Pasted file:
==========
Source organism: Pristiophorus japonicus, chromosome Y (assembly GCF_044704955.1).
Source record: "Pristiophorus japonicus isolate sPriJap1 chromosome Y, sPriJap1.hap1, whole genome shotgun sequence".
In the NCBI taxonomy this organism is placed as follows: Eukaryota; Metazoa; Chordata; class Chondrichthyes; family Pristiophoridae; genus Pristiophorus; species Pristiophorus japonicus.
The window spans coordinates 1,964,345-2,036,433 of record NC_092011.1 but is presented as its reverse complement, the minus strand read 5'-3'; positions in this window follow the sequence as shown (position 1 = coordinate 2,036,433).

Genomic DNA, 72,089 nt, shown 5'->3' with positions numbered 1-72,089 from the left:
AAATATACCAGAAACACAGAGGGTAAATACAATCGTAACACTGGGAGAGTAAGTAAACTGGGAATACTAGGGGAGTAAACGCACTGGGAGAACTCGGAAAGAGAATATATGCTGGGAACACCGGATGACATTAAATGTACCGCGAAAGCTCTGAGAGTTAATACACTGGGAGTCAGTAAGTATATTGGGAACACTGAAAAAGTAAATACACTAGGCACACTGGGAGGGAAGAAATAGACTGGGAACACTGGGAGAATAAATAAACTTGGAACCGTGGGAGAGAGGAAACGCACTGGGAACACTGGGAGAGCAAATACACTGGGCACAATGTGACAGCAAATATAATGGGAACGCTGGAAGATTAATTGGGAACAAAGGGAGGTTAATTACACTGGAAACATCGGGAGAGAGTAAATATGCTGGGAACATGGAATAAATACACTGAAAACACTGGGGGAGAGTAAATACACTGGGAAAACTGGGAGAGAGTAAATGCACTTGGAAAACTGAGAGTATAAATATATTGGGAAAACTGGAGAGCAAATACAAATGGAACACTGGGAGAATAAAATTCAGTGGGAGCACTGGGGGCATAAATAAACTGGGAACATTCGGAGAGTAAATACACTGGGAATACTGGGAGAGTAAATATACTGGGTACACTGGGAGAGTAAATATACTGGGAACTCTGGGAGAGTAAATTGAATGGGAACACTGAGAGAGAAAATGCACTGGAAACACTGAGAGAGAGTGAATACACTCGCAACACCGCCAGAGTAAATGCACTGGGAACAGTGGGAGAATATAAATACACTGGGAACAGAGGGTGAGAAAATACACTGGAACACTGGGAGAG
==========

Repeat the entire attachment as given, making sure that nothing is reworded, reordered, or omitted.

Source organism: Pristiophorus japonicus, chromosome Y (assembly GCF_044704955.1).
Source record: "Pristiophorus japonicus isolate sPriJap1 chromosome Y, sPriJap1.hap1, whole genome shotgun sequence".
In the NCBI taxonomy this organism is placed as follows: Eukaryota; Metazoa; Chordata; class Chondrichthyes; family Pristiophoridae; genus Pristiophorus; species Pristiophorus japonicus.
The window spans coordinates 1,964,345-2,036,433 of record NC_092011.1 but is presented as its reverse complement, the minus strand read 5'-3'; positions in this window follow the sequence as shown (position 1 = coordinate 2,036,433).

Genomic DNA, 72,089 nt, shown 5'->3' with positions numbered 1-72,089 from the left:
AAATATACCAGAAACACAGAGGGTAAATACAATCGTAACACTGGGAGAGTAAGTAAACTGGGAATACTAGGGGAGTAAACGCACTGGGAGAACTCGGAAAGAGAATATATGCTGGGAACACCGGATGACATTAAATGTACCGCGAAAGCTCTGAGAGTTAATACACTGGGAGTCAGTAAGTATATTGGGAACACTGAAAAAGTAAATACACTAGGCACACTGGGAGGGAAGAAATAGACTGGGAACACTGGGAGAATAAATAAACTTGGAACCGTGGGAGAGAGGAAACGCACTGGGAACACTGGGAGAGCAAATACACTGGGCACAATGTGACAGCAAATATAATGGGAACGCTGGAAGATTAATTGGGAACAAAGGGAGGTTAATTACACTGGAAACATCGGGAGAGAGTAAATATGCTGGGAACATGGAATAAATACACTGAAAACACTGGGGGAGAGTAAATACACTGGGAAAACTGGGAGAGAGTAAATGCACTTGGAAAACTGAGAGTATAAATATATTGGGAAAACTGGAGAGCAAATACAAATGGAACACTGGGAGAATAAAATTCAGTGGGAGCACTGGGGGCATAAATAAACTGGGAACATTCGGAGAGTAAATACACTGGGAATACTGGGAGAGTAAATATACTGGGTACACTGGGAGAGTAAATATACTGGGAACTCTGGGAGAGTAAATTGAATGGGAACACTGAGAGAGAAAATGCACTGGAAACACTGAGAGAGAGTGAATACACTCGCAACACCGCCAGAGTAAATGCACTGGGAACAGTGGGAGAATATAAATACACTGGGAACAGAGGGTGAGAAAATACACTGGAACACTGGGAGAG